“I’m such a social person and am out of my house more than not. Being in lock down sent me in a pretty depressing state. I never really understood people who suffered from depression but this quarantine has made me realize not only that it is a real thing but how not being around others really affected my day-to-day life. I’m so happy to have you open and a place to get out and go to again, “ said Lainey, a client of the Challenge Center in La Mesa.
According to Tiffany Piquilloud PT, NCS, Executive Director and senior physical therapist of the Challenge Center, Lainey lives alone and is a life-long wheelchair user. After reopening some of the center’s classes outdoors, with grant support from our No Senior Alone initiative, they are happy to have her back and see her smile again.
“It is sad but true for many of our clients, their fellow participants and our staff are the only people they see for more than a few minutes all week. Nearly half of our class members stopped by at some point while classes were suspended. Some to drop off treats, some to make donations, and some to say hello,” said Piquilloud, describing what it was like while the center’s classes were at a pause.
Prior to the COVID-19 shutdown, 95% of clients at the Challenge Center maintained or improved their functional status over a year, and for many clients, this is true for over multiple years. However, in just 16 weeks of being deprived access to Challenge Center services, 70% of clients suffered a significant decline in functional dependence and/or fitness.
Once the center’s programs were allowed to resume, within 4 months over 92% of clients who had lost function regained or surpassed their pre-COVID functional independence and/or fitness levels.
After seeing these results, it became strikingly clear to the team at the Challenge Center the lack of social interaction during the shutdown and the resumption of those close relationships the clients have with staff and to each other was a huge factor in both the decline and recovery clients experienced. Now and even before the pandemic, the Challenge Center has considered social interaction and peer support to be integral to their work.
“We had to do something to get them moving again for their physical health and together again, for their mental health,” said Piquilloud.
These sentiments are what motivated the Challenge Center to apply for the No Senior Alone grant, which went toward supporting additional staffing and equipment costs required to be able to move their classes outdoors so they could be resumed safely. Particularly, the Challenge Center’s balance and conditioning class has seen great success. In September 2020, the center successfully resumed the class outdoors, where they can safely oversee socially distanced instruction. Not to mention, the class provides a wonderful environment for safe socialization and peer support among the senior clients.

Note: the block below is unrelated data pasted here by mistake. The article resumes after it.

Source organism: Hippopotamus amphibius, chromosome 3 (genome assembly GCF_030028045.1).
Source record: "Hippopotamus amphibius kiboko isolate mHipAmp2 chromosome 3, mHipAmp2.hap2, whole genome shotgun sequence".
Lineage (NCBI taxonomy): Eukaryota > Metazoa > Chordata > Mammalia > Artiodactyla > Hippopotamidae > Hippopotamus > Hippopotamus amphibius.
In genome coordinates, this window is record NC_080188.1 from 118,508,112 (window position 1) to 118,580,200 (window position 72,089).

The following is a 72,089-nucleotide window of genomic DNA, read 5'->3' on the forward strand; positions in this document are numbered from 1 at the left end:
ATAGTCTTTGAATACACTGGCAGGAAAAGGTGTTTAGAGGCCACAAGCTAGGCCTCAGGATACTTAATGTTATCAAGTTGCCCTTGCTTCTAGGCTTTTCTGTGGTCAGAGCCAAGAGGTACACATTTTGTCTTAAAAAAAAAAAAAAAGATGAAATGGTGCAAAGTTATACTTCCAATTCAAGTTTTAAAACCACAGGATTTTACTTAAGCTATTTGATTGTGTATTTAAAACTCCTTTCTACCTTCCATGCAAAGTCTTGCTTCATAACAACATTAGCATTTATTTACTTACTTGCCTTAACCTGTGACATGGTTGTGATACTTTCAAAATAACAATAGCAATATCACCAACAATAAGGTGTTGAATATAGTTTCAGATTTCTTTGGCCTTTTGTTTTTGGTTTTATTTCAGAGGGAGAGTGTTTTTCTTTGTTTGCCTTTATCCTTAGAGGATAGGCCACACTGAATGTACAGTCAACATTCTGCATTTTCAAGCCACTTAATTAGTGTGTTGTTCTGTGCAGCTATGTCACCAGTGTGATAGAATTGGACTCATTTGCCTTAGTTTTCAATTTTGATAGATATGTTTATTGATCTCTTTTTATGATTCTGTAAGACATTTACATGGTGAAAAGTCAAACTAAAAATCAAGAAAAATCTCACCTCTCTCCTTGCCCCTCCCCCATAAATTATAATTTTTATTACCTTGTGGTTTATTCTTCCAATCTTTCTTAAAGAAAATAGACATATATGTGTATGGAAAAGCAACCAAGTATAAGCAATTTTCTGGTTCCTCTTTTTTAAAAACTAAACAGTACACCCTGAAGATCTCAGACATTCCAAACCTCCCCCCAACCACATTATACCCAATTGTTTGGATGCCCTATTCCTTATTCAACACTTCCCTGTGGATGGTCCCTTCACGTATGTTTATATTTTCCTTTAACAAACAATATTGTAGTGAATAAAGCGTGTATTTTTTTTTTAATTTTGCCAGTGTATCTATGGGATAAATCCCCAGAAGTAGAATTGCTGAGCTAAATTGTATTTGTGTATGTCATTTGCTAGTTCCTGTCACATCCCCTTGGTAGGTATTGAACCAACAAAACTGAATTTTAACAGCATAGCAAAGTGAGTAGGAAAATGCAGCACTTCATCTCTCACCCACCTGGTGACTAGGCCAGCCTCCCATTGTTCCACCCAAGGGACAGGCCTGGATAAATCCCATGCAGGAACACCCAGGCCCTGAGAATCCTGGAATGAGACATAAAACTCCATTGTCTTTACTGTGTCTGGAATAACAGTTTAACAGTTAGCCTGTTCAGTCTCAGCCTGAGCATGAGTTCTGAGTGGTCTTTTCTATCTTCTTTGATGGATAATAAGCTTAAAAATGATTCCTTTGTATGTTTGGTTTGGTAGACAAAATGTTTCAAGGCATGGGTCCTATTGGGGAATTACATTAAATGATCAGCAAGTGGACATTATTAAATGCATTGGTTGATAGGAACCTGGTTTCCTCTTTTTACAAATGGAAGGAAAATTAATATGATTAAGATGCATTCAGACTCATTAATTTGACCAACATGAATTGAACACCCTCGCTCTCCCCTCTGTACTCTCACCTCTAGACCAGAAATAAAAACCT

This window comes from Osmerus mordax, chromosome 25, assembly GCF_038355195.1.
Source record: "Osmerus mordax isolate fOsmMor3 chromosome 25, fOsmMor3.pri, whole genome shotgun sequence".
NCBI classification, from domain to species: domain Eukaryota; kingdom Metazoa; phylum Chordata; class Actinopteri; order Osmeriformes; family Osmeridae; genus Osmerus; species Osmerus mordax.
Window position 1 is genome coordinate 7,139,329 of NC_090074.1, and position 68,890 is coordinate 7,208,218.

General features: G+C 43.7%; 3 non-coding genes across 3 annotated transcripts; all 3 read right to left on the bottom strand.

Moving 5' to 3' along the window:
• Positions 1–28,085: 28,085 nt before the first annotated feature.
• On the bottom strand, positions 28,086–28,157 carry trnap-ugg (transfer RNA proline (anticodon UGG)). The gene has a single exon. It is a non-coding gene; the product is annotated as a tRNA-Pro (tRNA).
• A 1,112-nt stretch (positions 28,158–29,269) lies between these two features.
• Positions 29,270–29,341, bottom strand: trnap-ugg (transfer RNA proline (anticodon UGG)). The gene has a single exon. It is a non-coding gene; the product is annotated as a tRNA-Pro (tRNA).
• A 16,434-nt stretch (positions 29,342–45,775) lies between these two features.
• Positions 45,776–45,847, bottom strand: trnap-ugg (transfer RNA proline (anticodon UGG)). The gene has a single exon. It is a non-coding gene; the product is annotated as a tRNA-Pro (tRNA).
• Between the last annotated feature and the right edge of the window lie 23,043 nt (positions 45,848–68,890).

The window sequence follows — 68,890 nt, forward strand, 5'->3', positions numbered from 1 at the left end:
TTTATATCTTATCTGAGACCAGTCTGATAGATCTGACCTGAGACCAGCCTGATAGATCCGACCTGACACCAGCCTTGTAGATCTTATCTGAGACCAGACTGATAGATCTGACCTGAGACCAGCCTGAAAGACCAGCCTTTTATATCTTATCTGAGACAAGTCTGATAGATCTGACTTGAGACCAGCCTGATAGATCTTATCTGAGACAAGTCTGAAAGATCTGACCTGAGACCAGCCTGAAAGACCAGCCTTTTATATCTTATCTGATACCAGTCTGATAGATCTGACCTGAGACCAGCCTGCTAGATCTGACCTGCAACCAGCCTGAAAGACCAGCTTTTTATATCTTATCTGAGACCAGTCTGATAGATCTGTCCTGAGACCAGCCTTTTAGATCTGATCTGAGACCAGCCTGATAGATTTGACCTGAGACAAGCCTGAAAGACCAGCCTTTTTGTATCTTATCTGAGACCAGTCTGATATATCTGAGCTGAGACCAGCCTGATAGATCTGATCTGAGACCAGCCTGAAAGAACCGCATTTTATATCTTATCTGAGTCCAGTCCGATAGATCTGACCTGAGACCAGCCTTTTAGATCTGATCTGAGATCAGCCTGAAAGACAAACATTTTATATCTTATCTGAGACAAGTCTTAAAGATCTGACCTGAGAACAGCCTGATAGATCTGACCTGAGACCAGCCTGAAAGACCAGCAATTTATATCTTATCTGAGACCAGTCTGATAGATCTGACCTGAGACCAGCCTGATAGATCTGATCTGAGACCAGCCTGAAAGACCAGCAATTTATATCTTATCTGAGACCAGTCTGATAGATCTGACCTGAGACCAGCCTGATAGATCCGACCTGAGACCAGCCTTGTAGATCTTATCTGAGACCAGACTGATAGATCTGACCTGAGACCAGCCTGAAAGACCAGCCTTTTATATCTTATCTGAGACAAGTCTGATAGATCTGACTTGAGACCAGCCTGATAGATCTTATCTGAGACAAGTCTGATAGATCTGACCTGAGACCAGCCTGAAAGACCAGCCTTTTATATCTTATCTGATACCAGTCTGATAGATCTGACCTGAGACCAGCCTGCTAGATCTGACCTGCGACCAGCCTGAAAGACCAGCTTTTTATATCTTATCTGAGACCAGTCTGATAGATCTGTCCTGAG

The balance and conditioning class is proven to measurably decrease fall risk in over 94% of participants. When it resumed in September, it was received with overwhelming delight and enthusiasm.
In just 3 weeks, it became necessary to open up a second class to manage the demand. The center even began planning for a third and fourth class, however, these plans are on hold while the center is assessing its response to current public health orders.
“We work very hard to earn our clients’ trust and to exceed their expectations. It was flattering and heartwarming to see that the classes that took place the day after the new public health order had not one cancellation from any client,” said Piquilloud.
The center is hopeful that the work done to transition the balance and conditioning class outdoors will open the pathway to provide classes offsite at senior centers, senior living facilities, and community centers. Not only will this reach a broader audience and increase the center’s impact in San Diego, but also diversify revenue streams and decrease reliance on charitable donations. Additionally, Challenge Center plans to learn from the balance and conditioning class to inform their strategy for implementing a falls class pilot program outdoors in early 2021.
Older people with disabilities and limited mobility are among our most vulnerable citizens, and we applaud the Challenge Center’s hard work and dedication to helping them live independent, fulfilling lives. Hearing about the many clients who stopped by just to say hello reminds us how vital human connection is and why the work we’re doing as a foundation matters. Thank you to Tiffany and everyone at the Challenge Center for all that you’re doing.